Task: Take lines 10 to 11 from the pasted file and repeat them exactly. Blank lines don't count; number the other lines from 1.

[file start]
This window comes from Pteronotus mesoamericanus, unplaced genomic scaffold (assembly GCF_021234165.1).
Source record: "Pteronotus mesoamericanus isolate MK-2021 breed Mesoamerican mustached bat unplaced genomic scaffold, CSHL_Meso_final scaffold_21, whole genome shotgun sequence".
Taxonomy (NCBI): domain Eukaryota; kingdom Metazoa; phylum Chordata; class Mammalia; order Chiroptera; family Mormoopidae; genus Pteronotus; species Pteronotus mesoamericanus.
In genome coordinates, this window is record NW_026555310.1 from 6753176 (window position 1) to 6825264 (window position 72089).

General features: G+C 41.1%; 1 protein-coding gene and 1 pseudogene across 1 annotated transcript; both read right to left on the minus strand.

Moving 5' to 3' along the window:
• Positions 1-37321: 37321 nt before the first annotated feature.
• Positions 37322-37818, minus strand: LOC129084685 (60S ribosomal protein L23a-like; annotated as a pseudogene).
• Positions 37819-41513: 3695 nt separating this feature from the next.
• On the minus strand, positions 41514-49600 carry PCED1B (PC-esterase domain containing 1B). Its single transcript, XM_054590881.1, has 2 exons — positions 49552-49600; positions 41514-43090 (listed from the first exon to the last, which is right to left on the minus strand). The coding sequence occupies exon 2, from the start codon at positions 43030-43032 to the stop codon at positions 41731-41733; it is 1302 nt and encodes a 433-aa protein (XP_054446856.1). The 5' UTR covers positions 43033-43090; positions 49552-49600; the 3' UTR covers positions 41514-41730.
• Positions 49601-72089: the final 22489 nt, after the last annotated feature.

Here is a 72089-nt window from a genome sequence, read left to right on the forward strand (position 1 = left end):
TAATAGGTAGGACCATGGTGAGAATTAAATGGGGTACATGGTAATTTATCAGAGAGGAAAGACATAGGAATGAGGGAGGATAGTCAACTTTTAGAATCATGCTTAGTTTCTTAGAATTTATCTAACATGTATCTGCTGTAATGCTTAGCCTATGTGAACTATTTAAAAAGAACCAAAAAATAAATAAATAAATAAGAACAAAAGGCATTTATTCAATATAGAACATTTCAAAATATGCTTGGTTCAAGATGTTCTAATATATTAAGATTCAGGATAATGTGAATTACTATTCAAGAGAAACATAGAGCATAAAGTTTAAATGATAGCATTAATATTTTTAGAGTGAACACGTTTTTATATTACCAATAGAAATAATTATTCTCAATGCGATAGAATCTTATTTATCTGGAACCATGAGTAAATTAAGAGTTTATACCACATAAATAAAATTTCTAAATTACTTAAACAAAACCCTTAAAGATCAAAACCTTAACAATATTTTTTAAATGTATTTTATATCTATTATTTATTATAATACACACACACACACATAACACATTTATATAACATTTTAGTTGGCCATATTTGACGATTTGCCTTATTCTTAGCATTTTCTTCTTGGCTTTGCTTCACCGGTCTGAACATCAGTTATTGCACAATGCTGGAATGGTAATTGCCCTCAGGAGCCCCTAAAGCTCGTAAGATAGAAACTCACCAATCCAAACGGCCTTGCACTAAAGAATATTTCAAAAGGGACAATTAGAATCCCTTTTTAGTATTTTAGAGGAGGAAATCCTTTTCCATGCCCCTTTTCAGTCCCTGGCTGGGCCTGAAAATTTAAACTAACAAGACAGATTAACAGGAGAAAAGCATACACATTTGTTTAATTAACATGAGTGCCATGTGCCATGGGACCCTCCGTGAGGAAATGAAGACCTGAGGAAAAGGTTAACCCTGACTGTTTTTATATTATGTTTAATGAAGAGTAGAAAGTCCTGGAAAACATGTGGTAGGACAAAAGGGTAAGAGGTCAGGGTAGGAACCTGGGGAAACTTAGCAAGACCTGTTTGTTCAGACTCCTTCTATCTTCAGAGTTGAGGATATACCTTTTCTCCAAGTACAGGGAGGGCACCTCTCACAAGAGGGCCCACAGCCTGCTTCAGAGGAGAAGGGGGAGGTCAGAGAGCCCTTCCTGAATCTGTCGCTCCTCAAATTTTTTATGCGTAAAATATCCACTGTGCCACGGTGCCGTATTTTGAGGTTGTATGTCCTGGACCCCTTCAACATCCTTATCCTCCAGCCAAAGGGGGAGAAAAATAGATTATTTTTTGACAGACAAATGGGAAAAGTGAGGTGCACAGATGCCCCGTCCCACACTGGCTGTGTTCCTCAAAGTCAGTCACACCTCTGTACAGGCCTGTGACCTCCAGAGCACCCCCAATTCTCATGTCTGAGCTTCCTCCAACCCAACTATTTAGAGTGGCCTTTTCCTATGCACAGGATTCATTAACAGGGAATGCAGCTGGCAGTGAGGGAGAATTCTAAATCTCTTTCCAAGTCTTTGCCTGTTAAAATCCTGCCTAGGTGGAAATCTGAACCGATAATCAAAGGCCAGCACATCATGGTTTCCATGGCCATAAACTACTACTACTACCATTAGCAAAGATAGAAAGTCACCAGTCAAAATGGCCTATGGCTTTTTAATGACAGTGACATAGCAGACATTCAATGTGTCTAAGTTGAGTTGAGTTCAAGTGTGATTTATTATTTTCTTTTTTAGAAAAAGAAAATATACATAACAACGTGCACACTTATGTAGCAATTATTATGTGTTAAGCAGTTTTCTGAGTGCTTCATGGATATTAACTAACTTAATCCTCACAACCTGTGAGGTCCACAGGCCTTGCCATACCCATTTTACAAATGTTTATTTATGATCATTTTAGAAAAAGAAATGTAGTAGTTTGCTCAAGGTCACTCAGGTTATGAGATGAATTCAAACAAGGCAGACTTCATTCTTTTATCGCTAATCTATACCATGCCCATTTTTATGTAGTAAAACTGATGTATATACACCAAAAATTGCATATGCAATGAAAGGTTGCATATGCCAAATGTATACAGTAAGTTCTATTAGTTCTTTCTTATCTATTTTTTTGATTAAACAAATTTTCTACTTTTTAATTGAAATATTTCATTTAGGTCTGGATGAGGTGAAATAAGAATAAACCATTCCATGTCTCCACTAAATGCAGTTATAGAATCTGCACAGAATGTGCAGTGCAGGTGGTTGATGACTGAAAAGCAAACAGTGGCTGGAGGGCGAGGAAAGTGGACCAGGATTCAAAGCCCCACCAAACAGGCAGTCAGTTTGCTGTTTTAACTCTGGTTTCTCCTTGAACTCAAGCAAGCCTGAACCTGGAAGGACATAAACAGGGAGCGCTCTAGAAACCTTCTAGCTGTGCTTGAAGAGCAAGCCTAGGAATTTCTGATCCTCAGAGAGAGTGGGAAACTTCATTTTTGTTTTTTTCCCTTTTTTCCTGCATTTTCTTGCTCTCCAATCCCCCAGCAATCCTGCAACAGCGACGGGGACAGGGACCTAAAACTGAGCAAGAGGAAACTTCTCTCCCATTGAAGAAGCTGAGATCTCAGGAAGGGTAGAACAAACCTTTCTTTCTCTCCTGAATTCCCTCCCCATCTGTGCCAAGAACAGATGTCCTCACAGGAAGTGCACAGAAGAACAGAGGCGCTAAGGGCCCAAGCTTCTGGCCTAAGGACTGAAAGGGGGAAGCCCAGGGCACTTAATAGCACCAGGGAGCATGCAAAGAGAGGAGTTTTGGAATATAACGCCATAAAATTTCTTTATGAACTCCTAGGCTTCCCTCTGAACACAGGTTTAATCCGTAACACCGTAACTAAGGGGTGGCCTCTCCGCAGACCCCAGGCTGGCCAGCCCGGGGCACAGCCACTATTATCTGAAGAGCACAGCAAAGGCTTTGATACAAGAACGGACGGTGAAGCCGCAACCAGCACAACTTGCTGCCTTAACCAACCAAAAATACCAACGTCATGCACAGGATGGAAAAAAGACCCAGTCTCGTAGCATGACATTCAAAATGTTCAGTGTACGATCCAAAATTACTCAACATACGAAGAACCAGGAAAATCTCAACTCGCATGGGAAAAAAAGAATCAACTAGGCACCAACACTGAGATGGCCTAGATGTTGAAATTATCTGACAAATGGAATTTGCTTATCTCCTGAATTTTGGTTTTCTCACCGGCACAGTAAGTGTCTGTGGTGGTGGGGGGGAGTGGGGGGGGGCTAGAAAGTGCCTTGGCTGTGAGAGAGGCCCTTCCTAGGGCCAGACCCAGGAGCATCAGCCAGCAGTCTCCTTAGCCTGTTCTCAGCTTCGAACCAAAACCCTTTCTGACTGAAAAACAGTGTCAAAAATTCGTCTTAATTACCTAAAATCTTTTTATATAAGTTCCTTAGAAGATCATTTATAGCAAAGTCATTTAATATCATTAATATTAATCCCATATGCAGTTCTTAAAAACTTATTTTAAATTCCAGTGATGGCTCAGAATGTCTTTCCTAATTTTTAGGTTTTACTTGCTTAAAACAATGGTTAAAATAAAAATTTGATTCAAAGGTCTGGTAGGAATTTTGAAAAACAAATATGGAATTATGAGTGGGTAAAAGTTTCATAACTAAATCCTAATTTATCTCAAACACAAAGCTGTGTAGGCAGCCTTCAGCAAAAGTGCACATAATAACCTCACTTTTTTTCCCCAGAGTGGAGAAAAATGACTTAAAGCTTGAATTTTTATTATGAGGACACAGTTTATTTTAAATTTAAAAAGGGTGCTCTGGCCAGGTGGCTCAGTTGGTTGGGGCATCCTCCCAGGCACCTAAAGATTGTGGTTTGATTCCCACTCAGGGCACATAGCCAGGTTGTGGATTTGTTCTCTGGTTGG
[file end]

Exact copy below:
• On the minus strand, positions 41514-49600 carry PCED1B (PC-esterase domain containing 1B). Its single transcript, XM_054590881.1, has 2 exons — positions 49552-49600; positions 41514-43090 (listed from the first exon to the last, which is right to left on the minus strand). The coding sequence occupies exon 2, from the start codon at positions 43030-43032 to the stop codon at positions 41731-41733; it is 1302 nt and encodes a 433-aa protein (XP_054446856.1). The 5' UTR covers positions 43033-43090; positions 49552-49600; the 3' UTR covers positions 41514-41730.
• Positions 49601-72089: the final 22489 nt, after the last annotated feature.